Since completing my MA in Sculpture at the Royal College of Art in 1999, I have developed a complex digital collage technique to recreate Old Master paintings and prints in a contemporary idiom. My starting point is an intensive encounter with a city or place, to absorb an impression and gather a huge image library. From this resource, hundreds of photos are selected and meticulously spliced together to ‘construct’ my story, creating a seamless new ‘fictional’ space. The works have a resonance with place, history and culture, and deal with the passage of time and the changes to a landscape, fusing contemporary life with a sense of history, and an underlying social narrativeEmily Allchurch
Babel Britain (After Verhaecht)| copyright Emily Allchurch
Transparency on bespoke LED lightbox (edition of 20, 10 available), Size: 128 x 140 cm
This is an artwork which I explicitly tipped for a prize for a variety of reasons (see below). The work certainly did not disappoint up close - if anything it's even better than I thought it was. You literally cannot see the join in this digital collage which took her thee months to complete.
Emily Allchurch - trained as a sculptor, First Class (Hons.) degree in Fine Art from the Kent Institute of Art & Design – Canterbury in 1996, and an MA from the Royal College of Art in 1999. Now uses photography and digital collage to reconstruct Old Master paintings and prints to create contemporary narratives. Her work Babel Britain (After Verhaecht) is a Transparency on bespoke LED lightbox. This is MY TIP for A PRIZE - because there is an explicit nod to art history, it's clever and technically much more than proficient, uses contemporary visual art media and provides an intelligent comment on contemporary society. It's a contemporary figurative artwork with a BIG 'C'.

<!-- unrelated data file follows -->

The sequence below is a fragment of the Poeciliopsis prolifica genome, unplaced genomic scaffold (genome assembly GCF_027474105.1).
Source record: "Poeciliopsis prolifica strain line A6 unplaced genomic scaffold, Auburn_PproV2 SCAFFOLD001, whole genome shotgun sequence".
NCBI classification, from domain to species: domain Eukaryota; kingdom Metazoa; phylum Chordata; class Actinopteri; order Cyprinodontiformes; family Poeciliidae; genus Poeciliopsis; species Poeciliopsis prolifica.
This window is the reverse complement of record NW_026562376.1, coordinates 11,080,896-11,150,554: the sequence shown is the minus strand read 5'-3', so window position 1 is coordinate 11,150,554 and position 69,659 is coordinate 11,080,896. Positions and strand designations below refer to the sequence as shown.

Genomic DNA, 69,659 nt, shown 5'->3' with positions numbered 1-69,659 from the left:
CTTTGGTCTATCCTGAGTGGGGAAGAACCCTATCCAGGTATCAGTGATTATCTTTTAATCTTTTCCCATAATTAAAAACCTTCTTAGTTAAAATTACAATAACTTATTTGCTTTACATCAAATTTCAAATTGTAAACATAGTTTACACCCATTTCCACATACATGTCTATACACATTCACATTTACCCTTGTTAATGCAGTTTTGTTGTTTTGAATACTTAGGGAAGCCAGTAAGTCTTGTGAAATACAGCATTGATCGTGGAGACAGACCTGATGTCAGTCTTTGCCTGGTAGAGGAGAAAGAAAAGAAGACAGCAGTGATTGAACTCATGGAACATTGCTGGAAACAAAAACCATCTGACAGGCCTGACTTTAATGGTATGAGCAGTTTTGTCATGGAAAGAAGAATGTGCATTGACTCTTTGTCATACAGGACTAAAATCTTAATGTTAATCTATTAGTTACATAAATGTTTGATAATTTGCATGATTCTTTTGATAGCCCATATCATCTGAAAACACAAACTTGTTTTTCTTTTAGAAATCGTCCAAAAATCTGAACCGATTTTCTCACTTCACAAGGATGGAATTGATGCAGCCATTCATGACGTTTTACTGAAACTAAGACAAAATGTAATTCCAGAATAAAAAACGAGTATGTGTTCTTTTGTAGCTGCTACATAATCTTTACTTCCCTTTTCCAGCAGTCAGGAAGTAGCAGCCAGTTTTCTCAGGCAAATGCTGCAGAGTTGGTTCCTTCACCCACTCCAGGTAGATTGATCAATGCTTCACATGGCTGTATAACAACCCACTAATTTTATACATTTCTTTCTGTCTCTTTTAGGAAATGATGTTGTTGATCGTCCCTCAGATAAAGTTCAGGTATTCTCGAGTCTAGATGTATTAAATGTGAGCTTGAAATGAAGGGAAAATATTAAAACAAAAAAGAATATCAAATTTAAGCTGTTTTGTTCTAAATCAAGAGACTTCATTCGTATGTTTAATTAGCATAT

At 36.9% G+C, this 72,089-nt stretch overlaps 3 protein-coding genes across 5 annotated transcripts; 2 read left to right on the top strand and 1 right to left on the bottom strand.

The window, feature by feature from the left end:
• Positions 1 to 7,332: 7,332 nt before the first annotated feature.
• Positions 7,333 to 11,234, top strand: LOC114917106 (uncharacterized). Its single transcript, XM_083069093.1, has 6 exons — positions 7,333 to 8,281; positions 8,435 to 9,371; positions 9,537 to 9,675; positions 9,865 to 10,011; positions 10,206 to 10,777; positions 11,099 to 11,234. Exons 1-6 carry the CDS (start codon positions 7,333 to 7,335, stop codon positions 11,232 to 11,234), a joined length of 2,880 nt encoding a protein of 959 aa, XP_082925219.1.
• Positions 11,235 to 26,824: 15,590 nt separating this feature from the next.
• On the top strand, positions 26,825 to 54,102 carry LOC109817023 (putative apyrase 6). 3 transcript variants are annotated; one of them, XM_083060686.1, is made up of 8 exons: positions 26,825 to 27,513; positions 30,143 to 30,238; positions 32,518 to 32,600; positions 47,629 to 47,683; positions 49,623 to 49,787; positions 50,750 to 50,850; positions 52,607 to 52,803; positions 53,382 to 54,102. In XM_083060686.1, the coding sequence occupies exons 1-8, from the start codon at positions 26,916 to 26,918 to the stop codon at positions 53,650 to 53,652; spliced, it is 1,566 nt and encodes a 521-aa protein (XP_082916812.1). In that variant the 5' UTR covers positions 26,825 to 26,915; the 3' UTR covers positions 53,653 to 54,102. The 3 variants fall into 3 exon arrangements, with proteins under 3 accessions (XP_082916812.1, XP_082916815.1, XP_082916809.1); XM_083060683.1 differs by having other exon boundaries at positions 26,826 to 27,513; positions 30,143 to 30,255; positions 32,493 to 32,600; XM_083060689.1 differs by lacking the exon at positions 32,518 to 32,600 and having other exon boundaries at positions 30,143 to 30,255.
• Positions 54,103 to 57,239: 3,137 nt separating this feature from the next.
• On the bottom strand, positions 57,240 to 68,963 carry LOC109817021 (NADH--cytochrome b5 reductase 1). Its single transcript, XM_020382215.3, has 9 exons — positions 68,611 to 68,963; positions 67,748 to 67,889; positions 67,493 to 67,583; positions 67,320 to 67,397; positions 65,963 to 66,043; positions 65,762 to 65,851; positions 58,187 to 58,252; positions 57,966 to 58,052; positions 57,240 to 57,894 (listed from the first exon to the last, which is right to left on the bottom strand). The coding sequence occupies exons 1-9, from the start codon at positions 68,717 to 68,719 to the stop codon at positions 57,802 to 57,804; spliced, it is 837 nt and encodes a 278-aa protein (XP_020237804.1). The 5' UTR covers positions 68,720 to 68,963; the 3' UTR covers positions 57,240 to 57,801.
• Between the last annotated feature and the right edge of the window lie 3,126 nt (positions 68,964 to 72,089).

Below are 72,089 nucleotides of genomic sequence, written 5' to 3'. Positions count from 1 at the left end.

Caroline Burraway

Samuel, The Jungle, Calais | copyright Caroline Burraway
Charcoal, 160 x 135 cm
Caroline Burraway with her charcoal drawing of Samuel

This wonderful charcoal drawing had a very effective acrylic protection. However unfortunately it was competing with both the extra lights for the awards evening, the bar and the rest of the artwork in terms of reflections and was really difficult to photograph.